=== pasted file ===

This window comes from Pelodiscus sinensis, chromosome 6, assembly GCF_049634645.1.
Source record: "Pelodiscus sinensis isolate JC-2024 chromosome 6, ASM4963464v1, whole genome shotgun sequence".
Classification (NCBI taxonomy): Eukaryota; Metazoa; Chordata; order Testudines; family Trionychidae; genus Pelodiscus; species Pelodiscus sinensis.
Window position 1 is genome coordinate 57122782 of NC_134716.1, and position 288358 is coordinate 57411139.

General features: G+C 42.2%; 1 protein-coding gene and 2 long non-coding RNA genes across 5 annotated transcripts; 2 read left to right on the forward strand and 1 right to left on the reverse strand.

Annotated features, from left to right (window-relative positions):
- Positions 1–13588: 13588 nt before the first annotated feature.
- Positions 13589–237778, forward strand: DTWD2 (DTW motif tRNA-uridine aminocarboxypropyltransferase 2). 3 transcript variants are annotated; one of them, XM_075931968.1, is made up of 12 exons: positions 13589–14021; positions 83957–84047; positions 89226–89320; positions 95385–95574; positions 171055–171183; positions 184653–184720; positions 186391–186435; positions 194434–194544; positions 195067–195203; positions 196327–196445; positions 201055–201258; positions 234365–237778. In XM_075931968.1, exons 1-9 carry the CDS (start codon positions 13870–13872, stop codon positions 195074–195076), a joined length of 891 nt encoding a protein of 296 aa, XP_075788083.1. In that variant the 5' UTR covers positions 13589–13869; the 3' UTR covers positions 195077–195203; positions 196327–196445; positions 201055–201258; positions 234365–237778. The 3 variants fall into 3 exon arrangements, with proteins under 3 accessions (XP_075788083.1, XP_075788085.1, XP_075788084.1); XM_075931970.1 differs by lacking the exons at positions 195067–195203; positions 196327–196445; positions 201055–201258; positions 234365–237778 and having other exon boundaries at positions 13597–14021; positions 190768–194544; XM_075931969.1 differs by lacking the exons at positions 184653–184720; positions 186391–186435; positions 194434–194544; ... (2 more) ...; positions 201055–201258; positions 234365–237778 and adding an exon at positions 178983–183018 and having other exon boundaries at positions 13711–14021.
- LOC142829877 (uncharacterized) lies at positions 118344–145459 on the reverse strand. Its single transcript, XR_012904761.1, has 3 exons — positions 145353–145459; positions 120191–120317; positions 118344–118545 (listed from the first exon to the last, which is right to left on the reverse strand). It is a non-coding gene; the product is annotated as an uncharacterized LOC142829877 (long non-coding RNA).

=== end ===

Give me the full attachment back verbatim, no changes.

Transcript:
This window comes from Pelodiscus sinensis, chromosome 6, assembly GCF_049634645.1.
Source record: "Pelodiscus sinensis isolate JC-2024 chromosome 6, ASM4963464v1, whole genome shotgun sequence".
Classification (NCBI taxonomy): Eukaryota; Metazoa; Chordata; order Testudines; family Trionychidae; genus Pelodiscus; species Pelodiscus sinensis.
Window position 1 is genome coordinate 57122782 of NC_134716.1, and position 288358 is coordinate 57411139.

General features: G+C 42.2%; 1 protein-coding gene and 2 long non-coding RNA genes across 5 annotated transcripts; 2 read left to right on the forward strand and 1 right to left on the reverse strand.

Annotated features, from left to right (window-relative positions):
- Positions 1–13588: 13588 nt before the first annotated feature.
- Positions 13589–237778, forward strand: DTWD2 (DTW motif tRNA-uridine aminocarboxypropyltransferase 2). 3 transcript variants are annotated; one of them, XM_075931968.1, is made up of 12 exons: positions 13589–14021; positions 83957–84047; positions 89226–89320; positions 95385–95574; positions 171055–171183; positions 184653–184720; positions 186391–186435; positions 194434–194544; positions 195067–195203; positions 196327–196445; positions 201055–201258; positions 234365–237778. In XM_075931968.1, exons 1-9 carry the CDS (start codon positions 13870–13872, stop codon positions 195074–195076), a joined length of 891 nt encoding a protein of 296 aa, XP_075788083.1. In that variant the 5' UTR covers positions 13589–13869; the 3' UTR covers positions 195077–195203; positions 196327–196445; positions 201055–201258; positions 234365–237778. The 3 variants fall into 3 exon arrangements, with proteins under 3 accessions (XP_075788083.1, XP_075788085.1, XP_075788084.1); XM_075931970.1 differs by lacking the exons at positions 195067–195203; positions 196327–196445; positions 201055–201258; positions 234365–237778 and having other exon boundaries at positions 13597–14021; positions 190768–194544; XM_075931969.1 differs by lacking the exons at positions 184653–184720; positions 186391–186435; positions 194434–194544; ... (2 more) ...; positions 201055–201258; positions 234365–237778 and adding an exon at positions 178983–183018 and having other exon boundaries at positions 13711–14021.
- LOC142829877 (uncharacterized) lies at positions 118344–145459 on the reverse strand. Its single transcript, XR_012904761.1, has 3 exons — positions 145353–145459; positions 120191–120317; positions 118344–118545 (listed from the first exon to the last, which is right to left on the reverse strand). It is a non-coding gene; the product is annotated as an uncharacterized LOC142829877 (long non-coding RNA).